Home > Edmonton Oilers, News > Oilers Sign Gagner

Oilers Sign Gagner

The Oilers and Sam Gagner have reached an agreement on a two year deal worth an average of $2.275 M. The first thought in my head when I heard of the signing was “finally”. Well actually it was “what the hell took so damn long”. September is nearly here and the Oilers and yet there were still contracts to be hammered out with both Gagner and Cogliano. Crossing off “Contract with Sam Gagner” now leaves a new contract with Cogliano alone at the top of Steve Tambellini’s to do list. Trade Souray should be up there too but I would bet that it’s on the back burner right now when compared to getting these deals finished.

The biggest hurdle with the Gagner and Cogliano deals is the term; Tambellini said as much in an interview he did on Oilers Lunch on Wednesday. The players are looking for longer terms and the team is looking to keep the term shorter, I would assume to reduce the risk of signing a deal that looks ugly a couple of years from now. Gagner and Cogliano are both young and there seems to be a good upside to both but the team still hasn’t figured out what type of pros these guys are going to be.

Look at Gagner; the case could easily be made that Gagner had his best season as a pro last season even though he still came up eight points shy of his career high point total of 49 (without injuries he’s probably really close to that high) but is he going to continue to improve becoming a 60-65 point player or will he continue to be a 45-50 point guy. There is a lot of variance in the contracts that players in that range get and with other young players who will be coming off entry level deals in three years from now the Oilers simply can’t afford to be tied down with a bunch of players getting paid millions more than they’re worth.

Cogliano is even harder to figure out. After back-to-back 18 goal campaigns to begin his career, he dropped off the map and scored only 10 goals last season. Cogliano’s 09/10 season was without a doubt the worst of his career but I certainly don’t think he was used in a role last season that gave him much of a chance to succeed. Gagner and Brule – players Cogliano is going to be compared against on the Oilers roster – both got more premium assignments than Cogliano did and their numbers reflect that. Did Cogliano’s play not warrant better ice time or did he just draw the short straw and becoming the odd man out most nights? I would guess it was a case of drawing the short straw, a situation that could be made even worse with the arrival of talented young stars that the club will give every opportunity to succeed, likely at the expense of Cogliano if previous experience tells us anything.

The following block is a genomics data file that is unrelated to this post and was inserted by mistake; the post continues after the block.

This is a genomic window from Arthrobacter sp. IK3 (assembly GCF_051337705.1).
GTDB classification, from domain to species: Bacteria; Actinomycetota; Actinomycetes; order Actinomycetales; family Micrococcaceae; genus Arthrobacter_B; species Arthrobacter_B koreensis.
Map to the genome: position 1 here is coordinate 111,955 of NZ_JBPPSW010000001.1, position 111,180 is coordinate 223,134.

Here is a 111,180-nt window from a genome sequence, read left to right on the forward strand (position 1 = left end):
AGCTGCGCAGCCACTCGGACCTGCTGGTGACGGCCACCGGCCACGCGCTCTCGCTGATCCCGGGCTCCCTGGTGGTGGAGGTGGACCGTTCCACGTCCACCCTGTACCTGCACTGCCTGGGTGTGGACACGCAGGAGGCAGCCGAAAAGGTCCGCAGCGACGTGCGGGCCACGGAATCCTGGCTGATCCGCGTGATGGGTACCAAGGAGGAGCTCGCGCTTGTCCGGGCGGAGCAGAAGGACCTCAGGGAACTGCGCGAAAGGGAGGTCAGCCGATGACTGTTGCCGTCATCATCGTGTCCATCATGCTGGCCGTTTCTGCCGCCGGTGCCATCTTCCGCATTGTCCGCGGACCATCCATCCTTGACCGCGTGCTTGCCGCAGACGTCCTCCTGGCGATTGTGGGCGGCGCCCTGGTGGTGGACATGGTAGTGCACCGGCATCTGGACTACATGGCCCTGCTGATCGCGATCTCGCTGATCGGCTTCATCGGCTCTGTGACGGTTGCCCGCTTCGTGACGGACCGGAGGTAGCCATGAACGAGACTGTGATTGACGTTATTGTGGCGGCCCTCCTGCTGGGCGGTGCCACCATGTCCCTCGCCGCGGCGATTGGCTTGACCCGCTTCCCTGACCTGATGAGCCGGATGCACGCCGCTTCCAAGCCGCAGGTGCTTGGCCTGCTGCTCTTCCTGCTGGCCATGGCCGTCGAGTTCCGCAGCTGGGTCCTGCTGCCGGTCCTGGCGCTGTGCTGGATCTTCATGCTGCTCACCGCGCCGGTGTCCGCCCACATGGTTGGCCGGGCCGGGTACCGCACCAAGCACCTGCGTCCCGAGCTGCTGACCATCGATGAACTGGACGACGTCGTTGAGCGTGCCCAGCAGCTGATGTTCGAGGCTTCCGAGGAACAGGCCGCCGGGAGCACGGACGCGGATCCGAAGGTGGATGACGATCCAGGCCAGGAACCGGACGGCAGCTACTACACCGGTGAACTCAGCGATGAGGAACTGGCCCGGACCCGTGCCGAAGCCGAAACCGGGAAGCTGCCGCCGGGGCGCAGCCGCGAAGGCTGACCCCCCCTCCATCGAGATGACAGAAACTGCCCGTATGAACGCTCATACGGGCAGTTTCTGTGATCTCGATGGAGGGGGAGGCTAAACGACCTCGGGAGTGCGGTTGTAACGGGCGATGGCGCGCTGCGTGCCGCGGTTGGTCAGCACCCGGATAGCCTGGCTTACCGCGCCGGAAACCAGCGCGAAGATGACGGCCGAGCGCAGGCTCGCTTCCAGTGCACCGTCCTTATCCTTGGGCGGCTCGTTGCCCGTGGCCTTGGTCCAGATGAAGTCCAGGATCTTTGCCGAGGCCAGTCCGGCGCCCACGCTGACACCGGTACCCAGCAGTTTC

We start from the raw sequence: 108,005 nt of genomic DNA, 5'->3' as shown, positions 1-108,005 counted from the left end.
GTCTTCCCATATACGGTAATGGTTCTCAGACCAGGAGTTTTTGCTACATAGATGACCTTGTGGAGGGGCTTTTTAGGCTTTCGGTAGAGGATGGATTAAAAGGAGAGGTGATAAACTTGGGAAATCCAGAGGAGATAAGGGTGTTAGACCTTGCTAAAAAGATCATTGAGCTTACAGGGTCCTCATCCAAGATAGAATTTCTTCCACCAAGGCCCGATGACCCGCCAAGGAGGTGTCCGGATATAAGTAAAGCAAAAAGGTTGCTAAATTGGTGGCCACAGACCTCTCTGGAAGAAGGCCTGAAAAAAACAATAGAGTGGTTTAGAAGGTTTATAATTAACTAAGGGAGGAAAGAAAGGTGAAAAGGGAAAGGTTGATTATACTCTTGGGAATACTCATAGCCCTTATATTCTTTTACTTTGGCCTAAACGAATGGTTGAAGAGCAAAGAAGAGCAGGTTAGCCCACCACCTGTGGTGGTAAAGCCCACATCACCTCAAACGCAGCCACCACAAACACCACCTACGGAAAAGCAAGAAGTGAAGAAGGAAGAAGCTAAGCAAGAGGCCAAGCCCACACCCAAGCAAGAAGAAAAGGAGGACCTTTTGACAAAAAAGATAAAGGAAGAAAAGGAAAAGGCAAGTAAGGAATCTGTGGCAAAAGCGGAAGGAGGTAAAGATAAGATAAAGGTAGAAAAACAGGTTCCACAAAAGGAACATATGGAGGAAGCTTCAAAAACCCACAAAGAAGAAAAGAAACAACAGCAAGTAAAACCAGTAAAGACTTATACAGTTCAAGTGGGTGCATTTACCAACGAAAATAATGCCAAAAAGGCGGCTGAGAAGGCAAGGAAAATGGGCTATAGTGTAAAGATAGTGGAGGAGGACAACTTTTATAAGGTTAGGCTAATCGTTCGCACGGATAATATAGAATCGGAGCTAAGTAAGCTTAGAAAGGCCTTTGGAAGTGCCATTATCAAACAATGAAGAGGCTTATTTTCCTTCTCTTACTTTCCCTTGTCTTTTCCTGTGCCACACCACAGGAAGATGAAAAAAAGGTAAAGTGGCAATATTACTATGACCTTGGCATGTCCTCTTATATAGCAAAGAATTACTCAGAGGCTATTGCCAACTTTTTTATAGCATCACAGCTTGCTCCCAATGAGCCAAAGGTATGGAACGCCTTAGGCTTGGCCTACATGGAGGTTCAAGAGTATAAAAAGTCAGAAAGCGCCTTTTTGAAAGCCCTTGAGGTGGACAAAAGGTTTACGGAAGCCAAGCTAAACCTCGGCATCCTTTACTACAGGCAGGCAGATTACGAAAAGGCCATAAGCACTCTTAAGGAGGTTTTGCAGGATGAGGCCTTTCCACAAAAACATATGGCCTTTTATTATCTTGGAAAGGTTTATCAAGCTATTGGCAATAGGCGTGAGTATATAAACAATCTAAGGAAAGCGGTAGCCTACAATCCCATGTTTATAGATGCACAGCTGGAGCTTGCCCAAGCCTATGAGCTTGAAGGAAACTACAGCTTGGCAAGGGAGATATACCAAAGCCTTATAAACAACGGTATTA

But it isn’t just the uncertainty of what Gagner and Cogliano will be that forcing the Oilers to try and secure shorter term deals, the expiration dates on some entry level deals played a pretty significant role as well. If Gagner’s deal were a three year deal then his contract would have been up the same summer as Jordan Eberle and potentially Taylor Hall and Magnus Paajarvi-Svensson too. Not exactly an ideal situation for the club to be in. If a fourth year was added to the deal it would have taken Gagner right to free agency which the team would have wanted even less I would imagine. The uncertainty with what type of player Gagner will become (in Cogliano’s case add in where he fits on the team) takes away long term deals of five plus years so the options on terms were almost non-existent; something I doubt the guys were happy to hear.

In the end Tambellini got a good deal on Gagner. The dollar amount is more than reasonable – Gagner can certainly outperform a $2.275 M deal – and the term of the deal won’t tie the clubs hands in a few years. The deal Brule signed earlier this summer has the exact same feel to it, good term and good value. If Tambellini can get Cogliano’s signature on a contract of the same ilk it will be some excellent work with his marquee restricted free agents.

Advertisements
  1. No comments yet.
  1. No trackbacks yet.

Leave a Reply

Fill in your details below or click an icon to log in:

WordPress.com Logo

You are commenting using your WordPress.com account. Log Out / Change )

Twitter picture

You are commenting using your Twitter account. Log Out / Change )

Facebook photo

You are commenting using your Facebook account. Log Out / Change )

Google+ photo

You are commenting using your Google+ account. Log Out / Change )

Connecting to %s

%d bloggers like this: